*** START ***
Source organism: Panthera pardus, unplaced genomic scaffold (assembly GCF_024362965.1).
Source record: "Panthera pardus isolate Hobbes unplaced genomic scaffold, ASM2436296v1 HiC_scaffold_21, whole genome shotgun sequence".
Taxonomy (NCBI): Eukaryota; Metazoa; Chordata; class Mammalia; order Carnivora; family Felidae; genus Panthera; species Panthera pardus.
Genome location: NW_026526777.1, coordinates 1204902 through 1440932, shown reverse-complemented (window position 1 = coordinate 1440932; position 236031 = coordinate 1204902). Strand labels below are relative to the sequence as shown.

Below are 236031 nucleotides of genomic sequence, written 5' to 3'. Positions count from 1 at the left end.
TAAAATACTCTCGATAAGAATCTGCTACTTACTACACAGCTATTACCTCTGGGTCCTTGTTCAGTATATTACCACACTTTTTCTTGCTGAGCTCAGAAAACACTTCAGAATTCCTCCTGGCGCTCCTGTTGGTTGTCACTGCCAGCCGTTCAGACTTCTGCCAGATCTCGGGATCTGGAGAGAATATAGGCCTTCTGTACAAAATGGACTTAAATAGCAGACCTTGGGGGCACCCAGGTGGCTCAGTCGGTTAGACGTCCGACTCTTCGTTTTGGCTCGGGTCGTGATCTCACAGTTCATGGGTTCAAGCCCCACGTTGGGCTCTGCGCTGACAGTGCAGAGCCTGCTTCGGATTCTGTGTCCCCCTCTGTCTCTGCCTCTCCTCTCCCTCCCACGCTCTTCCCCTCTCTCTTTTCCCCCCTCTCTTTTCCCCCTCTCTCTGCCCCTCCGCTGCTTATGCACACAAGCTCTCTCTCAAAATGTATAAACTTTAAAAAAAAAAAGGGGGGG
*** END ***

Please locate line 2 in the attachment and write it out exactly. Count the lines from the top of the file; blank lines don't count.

Source record: "Panthera pardus isolate Hobbes unplaced genomic scaffold, ASM2436296v1 HiC_scaffold_21, whole genome shotgun sequence".